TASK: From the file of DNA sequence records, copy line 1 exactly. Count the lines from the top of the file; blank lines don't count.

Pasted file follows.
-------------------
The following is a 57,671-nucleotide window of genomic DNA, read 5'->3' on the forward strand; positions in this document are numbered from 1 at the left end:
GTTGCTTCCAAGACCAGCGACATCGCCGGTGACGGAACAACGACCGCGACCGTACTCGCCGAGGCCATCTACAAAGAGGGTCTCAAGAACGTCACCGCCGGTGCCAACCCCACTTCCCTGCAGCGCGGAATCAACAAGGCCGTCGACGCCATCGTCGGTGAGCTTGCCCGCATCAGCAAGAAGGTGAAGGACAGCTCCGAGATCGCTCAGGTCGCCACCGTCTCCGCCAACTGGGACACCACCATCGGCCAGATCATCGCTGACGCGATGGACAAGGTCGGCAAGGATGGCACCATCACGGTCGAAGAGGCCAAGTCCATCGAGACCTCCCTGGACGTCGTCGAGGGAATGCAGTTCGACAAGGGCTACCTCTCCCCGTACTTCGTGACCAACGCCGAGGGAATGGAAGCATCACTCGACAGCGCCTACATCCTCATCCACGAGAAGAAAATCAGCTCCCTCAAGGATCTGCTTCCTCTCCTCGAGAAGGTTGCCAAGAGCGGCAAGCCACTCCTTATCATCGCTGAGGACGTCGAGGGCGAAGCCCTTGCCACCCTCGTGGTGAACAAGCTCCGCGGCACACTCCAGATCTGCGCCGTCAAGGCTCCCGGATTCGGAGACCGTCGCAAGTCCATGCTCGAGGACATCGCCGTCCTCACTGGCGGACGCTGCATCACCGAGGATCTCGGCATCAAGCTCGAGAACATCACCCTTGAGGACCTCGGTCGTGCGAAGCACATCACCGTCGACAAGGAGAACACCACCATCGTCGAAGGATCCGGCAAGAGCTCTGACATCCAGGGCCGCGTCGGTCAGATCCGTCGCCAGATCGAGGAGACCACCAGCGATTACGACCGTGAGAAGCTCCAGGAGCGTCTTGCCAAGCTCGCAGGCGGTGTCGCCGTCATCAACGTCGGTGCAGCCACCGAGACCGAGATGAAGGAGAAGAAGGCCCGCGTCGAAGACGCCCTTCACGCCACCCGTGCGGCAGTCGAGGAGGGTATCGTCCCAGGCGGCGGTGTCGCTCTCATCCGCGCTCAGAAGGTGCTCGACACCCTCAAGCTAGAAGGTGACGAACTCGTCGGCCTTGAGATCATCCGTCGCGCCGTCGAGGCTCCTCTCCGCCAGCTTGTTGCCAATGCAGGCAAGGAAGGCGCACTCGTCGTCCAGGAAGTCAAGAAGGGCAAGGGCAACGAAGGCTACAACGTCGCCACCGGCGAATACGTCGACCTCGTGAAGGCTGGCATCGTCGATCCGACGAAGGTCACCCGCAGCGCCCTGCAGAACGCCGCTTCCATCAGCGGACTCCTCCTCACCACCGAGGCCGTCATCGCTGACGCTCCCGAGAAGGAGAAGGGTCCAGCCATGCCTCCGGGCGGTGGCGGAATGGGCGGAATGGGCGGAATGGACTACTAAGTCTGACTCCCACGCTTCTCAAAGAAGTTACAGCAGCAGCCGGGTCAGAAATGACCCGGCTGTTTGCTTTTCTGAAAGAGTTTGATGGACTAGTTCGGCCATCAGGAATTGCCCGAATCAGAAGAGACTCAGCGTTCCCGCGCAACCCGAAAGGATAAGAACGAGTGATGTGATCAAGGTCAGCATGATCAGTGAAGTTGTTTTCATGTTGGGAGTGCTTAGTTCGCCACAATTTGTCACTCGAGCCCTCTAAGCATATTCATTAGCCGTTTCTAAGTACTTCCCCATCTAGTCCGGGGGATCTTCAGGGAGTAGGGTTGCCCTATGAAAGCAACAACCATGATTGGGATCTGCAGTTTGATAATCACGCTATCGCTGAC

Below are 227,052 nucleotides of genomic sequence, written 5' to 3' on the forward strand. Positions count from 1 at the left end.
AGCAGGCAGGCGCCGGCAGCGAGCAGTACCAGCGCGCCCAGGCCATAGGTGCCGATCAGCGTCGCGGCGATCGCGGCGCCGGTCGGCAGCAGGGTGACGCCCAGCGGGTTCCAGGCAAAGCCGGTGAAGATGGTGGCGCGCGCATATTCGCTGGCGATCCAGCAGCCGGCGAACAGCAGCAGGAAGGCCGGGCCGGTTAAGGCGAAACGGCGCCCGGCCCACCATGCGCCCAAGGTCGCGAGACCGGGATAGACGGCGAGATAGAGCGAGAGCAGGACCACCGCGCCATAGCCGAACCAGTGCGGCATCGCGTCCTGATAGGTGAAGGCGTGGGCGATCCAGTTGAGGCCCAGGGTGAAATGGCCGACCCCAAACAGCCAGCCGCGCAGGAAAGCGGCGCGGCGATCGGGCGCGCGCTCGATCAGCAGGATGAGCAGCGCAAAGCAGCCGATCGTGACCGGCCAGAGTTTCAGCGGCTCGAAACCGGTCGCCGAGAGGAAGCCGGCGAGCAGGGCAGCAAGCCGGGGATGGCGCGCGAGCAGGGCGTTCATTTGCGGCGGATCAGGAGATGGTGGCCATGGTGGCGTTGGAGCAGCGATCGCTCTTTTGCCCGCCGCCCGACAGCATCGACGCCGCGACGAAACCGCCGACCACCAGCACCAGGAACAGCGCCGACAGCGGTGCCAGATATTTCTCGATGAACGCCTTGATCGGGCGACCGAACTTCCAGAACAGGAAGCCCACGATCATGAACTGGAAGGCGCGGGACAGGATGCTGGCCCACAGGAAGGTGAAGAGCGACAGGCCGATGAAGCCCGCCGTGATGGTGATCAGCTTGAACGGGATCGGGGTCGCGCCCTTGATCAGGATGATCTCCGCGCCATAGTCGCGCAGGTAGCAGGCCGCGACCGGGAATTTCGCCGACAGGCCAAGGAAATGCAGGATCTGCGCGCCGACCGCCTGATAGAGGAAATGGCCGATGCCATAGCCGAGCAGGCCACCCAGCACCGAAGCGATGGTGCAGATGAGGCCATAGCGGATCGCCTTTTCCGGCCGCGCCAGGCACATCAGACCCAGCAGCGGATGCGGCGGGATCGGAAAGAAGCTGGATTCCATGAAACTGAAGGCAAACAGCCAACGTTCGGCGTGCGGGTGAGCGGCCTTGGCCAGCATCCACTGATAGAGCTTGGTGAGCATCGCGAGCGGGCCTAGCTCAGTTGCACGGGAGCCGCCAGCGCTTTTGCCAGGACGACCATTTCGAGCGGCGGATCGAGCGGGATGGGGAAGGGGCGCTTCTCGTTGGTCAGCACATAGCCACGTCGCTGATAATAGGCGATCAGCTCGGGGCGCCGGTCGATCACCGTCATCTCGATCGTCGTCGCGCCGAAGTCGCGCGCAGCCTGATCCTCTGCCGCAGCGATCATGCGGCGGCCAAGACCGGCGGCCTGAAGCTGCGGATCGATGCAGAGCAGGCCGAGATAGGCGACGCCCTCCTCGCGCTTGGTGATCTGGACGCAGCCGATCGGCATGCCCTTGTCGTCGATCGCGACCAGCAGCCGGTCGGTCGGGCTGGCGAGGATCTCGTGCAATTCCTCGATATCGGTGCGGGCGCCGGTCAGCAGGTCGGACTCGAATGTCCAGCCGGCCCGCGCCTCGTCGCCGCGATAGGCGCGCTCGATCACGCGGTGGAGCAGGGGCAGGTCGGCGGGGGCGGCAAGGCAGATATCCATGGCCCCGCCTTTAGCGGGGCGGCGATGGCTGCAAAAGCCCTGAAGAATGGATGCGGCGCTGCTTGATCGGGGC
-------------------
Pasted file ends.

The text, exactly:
The following is a 57,671-nucleotide window of genomic DNA, read 5'->3' on the forward strand; positions in this document are numbered from 1 at the left end: